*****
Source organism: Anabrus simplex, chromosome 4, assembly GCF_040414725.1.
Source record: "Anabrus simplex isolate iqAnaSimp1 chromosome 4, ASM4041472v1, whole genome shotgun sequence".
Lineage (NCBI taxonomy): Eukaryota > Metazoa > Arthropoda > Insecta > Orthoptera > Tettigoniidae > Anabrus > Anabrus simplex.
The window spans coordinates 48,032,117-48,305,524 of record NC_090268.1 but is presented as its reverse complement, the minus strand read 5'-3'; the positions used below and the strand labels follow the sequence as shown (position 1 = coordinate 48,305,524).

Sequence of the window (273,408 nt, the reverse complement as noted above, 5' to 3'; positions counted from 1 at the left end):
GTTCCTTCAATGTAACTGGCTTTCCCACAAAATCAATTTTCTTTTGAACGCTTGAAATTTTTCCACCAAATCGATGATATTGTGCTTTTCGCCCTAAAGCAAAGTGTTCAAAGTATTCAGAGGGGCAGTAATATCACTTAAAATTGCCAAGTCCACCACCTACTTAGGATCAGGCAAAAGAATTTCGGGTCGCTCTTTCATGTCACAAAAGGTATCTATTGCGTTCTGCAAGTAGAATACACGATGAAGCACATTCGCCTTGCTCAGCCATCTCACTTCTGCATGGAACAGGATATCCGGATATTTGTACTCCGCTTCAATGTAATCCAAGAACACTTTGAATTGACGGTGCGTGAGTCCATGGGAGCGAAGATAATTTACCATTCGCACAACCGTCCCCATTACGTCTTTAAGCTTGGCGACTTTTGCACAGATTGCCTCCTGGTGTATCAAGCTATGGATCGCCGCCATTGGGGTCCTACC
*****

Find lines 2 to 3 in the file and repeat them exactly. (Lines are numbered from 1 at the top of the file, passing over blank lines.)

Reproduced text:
Source record: "Anabrus simplex isolate iqAnaSimp1 chromosome 4, ASM4041472v1, whole genome shotgun sequence".
Lineage (NCBI taxonomy): Eukaryota > Metazoa > Arthropoda > Insecta > Orthoptera > Tettigoniidae > Anabrus > Anabrus simplex.